Reading aloud helps your baby learn new words, understand the difference between spoken and written language, and explore the larger world. The more you read to your baby the better prepared she will be for kindergarten, so start early and read often. Here’s what to do:
- Create read-aloud times, even for infants. For now, your new arrival will not understand what each word means or that there’s a difference between words you say and words you read. But she will love hearing the sound of your voice and connect that to a positive experience. Read with expression!
- Prioritize book time. Build reading-aloud time into your daily schedule. It’s okay to be flexible, so read when it’s most convenient for you and when baby is most receptive. Indulge in a book while your little one sits on your lap, before he drifts off to sleep or whenever you have a quiet moment together. Reading’s a great way to calm a fussy baby or entertain a quiet or curious one.
- Continue a tradition. Reach for reliable old Mother Goose rhymes to introduce your baby to the basic rhythms of language. Recite or sing each of these time-tested poems and songs after a feeding, at bedtime or before a nap.
- Add variety. Look for engaging books with colorful pictures. Aim for works with one word and image per page. As you read, point to a picture of an adorable infant and say “Baby.” Then turn to your child and say, “You’re a baby, too!” Find a colorful ball in the book and say, “Ball.” Then tell your sweetie, “Our ball is red and blue.” Sturdy cardboard books are great for teething babies. Select waterproof books to amuse your little one at bath time or whenever he wants to squish and squeeze objects in his hands.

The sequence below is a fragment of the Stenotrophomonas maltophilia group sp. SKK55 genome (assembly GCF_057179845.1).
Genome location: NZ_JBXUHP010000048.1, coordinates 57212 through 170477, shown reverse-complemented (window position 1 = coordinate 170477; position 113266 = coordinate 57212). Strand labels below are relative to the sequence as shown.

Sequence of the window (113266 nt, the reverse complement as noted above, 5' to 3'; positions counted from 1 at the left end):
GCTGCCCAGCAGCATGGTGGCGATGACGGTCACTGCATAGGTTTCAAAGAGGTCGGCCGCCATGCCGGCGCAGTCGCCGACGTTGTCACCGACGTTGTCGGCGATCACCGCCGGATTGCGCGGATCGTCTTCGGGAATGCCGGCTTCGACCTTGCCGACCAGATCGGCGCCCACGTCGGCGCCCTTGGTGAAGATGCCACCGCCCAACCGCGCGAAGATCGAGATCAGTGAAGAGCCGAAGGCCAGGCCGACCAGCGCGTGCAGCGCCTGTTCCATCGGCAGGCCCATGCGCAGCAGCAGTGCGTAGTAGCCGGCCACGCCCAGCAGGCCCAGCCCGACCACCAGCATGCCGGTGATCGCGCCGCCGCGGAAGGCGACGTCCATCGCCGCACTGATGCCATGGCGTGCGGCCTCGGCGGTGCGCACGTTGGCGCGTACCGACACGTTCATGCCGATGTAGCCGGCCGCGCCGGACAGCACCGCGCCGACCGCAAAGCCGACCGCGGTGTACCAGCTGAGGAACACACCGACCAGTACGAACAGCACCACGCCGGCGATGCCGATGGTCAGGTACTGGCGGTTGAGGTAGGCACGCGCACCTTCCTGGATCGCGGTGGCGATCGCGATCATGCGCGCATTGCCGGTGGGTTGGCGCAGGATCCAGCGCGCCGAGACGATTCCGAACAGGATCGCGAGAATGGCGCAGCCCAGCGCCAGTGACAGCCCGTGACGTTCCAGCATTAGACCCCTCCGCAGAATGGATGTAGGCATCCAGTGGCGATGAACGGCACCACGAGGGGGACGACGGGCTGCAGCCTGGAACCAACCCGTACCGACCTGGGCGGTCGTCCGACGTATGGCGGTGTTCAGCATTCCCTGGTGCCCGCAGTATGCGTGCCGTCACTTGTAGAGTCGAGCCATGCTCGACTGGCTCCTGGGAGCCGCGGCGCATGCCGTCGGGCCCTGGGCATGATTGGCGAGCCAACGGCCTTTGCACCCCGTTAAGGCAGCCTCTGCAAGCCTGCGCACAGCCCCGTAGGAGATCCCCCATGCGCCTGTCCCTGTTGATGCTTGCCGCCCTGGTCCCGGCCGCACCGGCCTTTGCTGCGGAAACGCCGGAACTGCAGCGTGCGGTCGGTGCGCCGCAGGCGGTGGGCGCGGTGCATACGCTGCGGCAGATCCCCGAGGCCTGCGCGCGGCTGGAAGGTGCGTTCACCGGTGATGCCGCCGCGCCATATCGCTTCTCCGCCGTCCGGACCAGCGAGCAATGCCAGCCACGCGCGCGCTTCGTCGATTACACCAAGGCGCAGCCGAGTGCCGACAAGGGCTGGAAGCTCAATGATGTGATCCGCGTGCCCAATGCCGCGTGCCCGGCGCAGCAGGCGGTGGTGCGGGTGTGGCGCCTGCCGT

- Boost interest in reading by assembling your own creations. Cut out colorful pictures of toys and food from old magazines. Place pictures neatly in plastic sleeves, punch holes in sleeves, and use yarn to lace them together.
- Make baby feel important. Substitute your child’s name for the name of the main character in her favorite story. Cast your little one as the featured player in a story you make up yourself.
Make Reading Magical
- Choose a quiet place to read and snuggle.
- Stretch baby’s attention span by selecting shorter books first, and then more to longer ones.[CM1] Use a positive tone and say, “Oh, look, we read a whole book!” when you come to the end of a story.
- Remind your reader-to-be that real life and books are closely related. Read a book about apples. Afterward, recount your family’s recent apple-picking trip.
- Take time to talk about stories and gently ask you toddler questions. This is called dialogic reading. It challenges children to retrieve experiences from memory, and it encourages interactive toddler talk.
- Shorten a tale if it’s too complex for your baby. Use simple words and short phrases to sum up the action, such as “birds fly” or “balls roll.”
- Sing the stories. Babies love “Five Little Monkeys” and “Wheels on the Bus.” Bust out a tune and include the motions. Encourage baby to hum along.